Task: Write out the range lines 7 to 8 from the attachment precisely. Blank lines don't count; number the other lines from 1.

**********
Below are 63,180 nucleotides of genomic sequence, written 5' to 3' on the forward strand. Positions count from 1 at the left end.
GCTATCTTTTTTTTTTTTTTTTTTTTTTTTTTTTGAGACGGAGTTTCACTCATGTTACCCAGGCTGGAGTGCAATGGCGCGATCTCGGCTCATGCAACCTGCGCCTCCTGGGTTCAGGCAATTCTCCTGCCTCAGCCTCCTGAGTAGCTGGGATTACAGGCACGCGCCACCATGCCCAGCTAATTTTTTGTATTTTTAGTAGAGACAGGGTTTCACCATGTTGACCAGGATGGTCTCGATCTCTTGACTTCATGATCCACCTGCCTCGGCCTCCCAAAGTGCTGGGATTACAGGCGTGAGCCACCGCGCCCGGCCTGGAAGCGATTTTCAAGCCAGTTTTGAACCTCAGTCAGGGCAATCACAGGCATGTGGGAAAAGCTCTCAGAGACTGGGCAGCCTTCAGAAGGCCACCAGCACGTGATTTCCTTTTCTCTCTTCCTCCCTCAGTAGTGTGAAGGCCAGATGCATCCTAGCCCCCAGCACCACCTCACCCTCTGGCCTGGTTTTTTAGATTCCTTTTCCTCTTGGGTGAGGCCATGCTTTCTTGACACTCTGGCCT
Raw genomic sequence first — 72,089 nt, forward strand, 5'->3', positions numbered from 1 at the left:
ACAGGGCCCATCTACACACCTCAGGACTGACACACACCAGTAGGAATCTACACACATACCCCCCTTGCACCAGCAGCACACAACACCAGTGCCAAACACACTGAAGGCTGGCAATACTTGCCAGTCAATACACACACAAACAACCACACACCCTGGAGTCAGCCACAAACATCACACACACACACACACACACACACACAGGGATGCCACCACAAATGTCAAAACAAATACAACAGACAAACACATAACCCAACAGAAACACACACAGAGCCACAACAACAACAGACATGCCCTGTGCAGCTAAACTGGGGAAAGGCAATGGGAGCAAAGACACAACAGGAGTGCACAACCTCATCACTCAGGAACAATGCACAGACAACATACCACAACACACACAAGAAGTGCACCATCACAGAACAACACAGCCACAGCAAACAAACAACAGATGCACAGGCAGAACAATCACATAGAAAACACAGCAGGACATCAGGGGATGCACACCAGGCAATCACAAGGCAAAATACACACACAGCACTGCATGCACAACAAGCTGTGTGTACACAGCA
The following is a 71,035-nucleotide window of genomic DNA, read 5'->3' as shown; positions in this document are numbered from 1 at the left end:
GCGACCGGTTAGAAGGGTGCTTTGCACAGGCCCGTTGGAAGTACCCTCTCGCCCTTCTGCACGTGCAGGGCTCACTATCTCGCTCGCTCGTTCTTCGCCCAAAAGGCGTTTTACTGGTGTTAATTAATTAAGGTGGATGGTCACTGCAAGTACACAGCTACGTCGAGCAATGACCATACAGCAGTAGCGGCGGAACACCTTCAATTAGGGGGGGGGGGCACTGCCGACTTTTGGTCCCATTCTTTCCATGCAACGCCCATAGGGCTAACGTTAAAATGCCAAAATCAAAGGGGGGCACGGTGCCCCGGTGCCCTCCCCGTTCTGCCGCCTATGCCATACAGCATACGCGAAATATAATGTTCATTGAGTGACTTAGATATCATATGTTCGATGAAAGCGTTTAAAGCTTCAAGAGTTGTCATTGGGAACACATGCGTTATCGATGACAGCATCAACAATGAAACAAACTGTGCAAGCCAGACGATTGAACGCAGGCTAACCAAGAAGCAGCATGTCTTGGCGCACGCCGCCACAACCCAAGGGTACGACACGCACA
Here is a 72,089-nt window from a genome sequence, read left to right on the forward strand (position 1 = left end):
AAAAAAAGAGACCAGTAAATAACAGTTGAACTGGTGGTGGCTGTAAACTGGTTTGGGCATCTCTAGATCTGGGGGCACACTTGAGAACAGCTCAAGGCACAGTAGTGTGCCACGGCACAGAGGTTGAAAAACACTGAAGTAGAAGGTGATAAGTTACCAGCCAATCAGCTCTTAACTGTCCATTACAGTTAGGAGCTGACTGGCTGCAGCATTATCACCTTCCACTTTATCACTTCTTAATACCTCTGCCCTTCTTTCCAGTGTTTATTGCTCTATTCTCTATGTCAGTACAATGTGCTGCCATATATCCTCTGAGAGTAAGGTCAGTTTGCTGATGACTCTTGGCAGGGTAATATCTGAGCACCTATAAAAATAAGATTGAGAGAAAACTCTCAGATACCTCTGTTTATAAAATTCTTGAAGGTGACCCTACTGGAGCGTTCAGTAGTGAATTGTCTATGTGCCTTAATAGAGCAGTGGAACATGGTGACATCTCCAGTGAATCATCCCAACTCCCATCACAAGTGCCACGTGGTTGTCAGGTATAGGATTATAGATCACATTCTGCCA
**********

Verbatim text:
Here is a 72,089-nt window from a genome sequence, read left to right on the forward strand (position 1 = left end):
AAAAAAAGAGACCAGTAAATAACAGTTGAACTGGTGGTGGCTGTAAACTGGTTTGGGCATCTCTAGATCTGGGGGCACACTTGAGAACAGCTCAAGGCACAGTAGTGTGCCACGGCACAGAGGTTGAAAAACACTGAAGTAGAAGGTGATAAGTTACCAGCCAATCAGCTCTTAACTGTCCATTACAGTTAGGAGCTGACTGGCTGCAGCATTATCACCTTCCACTTTATCACTTCTTAATACCTCTGCCCTTCTTTCCAGTGTTTATTGCTCTATTCTCTATGTCAGTACAATGTGCTGCCATATATCCTCTGAGAGTAAGGTCAGTTTGCTGATGACTCTTGGCAGGGTAATATCTGAGCACCTATAAAAATAAGATTGAGAGAAAACTCTCAGATACCTCTGTTTATAAAATTCTTGAAGGTGACCCTACTGGAGCGTTCAGTAGTGAATTGTCTATGTGCCTTAATAGAGCAGTGGAACATGGTGACATCTCCAGTGAATCATCCCAACTCCCATCACAAGTGCCACGTGGTTGTCAGGTATAGGATTATAGATCACATTCTGCCA